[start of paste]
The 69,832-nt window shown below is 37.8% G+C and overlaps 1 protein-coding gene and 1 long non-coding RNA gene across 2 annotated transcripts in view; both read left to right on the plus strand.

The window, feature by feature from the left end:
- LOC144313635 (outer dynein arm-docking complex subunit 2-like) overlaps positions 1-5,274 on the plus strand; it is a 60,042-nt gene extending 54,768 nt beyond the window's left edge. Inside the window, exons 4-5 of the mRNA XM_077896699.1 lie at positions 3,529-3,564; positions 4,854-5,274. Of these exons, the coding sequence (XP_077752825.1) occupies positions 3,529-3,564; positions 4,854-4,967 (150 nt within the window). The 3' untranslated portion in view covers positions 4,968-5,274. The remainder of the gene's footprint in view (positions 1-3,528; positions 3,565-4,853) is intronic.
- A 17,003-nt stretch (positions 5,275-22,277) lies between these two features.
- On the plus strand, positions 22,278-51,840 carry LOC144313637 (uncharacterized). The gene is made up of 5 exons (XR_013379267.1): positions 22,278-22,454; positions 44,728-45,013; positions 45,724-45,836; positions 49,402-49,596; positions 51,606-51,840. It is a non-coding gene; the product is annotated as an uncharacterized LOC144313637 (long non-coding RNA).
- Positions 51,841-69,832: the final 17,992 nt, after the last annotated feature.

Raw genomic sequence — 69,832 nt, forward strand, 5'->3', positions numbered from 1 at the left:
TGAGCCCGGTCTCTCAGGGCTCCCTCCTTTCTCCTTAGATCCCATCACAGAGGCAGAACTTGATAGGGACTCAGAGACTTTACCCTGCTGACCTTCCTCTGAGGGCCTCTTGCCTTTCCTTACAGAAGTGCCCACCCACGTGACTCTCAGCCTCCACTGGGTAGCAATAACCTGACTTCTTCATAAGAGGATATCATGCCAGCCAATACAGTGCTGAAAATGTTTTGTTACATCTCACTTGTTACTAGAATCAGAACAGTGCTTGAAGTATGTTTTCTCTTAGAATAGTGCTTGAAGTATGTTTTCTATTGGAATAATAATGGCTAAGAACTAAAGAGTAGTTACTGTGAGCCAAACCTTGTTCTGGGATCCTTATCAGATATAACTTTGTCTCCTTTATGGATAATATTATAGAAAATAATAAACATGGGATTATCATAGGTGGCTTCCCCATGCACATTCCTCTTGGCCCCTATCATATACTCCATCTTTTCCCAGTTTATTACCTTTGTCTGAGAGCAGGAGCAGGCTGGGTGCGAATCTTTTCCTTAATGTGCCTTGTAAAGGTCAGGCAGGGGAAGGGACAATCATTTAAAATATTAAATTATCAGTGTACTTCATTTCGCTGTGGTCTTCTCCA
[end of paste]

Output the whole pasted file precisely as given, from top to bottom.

The 69,832-nt window shown below is 37.8% G+C and overlaps 1 protein-coding gene and 1 long non-coding RNA gene across 2 annotated transcripts in view; both read left to right on the plus strand.

The window, feature by feature from the left end:
- LOC144313635 (outer dynein arm-docking complex subunit 2-like) overlaps positions 1-5,274 on the plus strand; it is a 60,042-nt gene extending 54,768 nt beyond the window's left edge. Inside the window, exons 4-5 of the mRNA XM_077896699.1 lie at positions 3,529-3,564; positions 4,854-5,274. Of these exons, the coding sequence (XP_077752825.1) occupies positions 3,529-3,564; positions 4,854-4,967 (150 nt within the window). The 3' untranslated portion in view covers positions 4,968-5,274. The remainder of the gene's footprint in view (positions 1-3,528; positions 3,565-4,853) is intronic.
- A 17,003-nt stretch (positions 5,275-22,277) lies between these two features.
- On the plus strand, positions 22,278-51,840 carry LOC144313637 (uncharacterized). The gene is made up of 5 exons (XR_013379267.1): positions 22,278-22,454; positions 44,728-45,013; positions 45,724-45,836; positions 49,402-49,596; positions 51,606-51,840. It is a non-coding gene; the product is annotated as an uncharacterized LOC144313637 (long non-coding RNA).
- Positions 51,841-69,832: the final 17,992 nt, after the last annotated feature.

Raw genomic sequence — 69,832 nt, forward strand, 5'->3', positions numbered from 1 at the left:
TGAGCCCGGTCTCTCAGGGCTCCCTCCTTTCTCCTTAGATCCCATCACAGAGGCAGAACTTGATAGGGACTCAGAGACTTTACCCTGCTGACCTTCCTCTGAGGGCCTCTTGCCTTTCCTTACAGAAGTGCCCACCCACGTGACTCTCAGCCTCCACTGGGTAGCAATAACCTGACTTCTTCATAAGAGGATATCATGCCAGCCAATACAGTGCTGAAAATGTTTTGTTACATCTCACTTGTTACTAGAATCAGAACAGTGCTTGAAGTATGTTTTCTCTTAGAATAGTGCTTGAAGTATGTTTTCTATTGGAATAATAATGGCTAAGAACTAAAGAGTAGTTACTGTGAGCCAAACCTTGTTCTGGGATCCTTATCAGATATAACTTTGTCTCCTTTATGGATAATATTATAGAAAATAATAAACATGGGATTATCATAGGTGGCTTCCCCATGCACATTCCTCTTGGCCCCTATCATATACTCCATCTTTTCCCAGTTTATTACCTTTGTCTGAGAGCAGGAGCAGGCTGGGTGCGAATCTTTTCCTTAATGTGCCTTGTAAAGGTCAGGCAGGGGAAGGGACAATCATTTAAAATATTAAATTATCAGTGTACTTCATTTCGCTGTGGTCTTCTCCA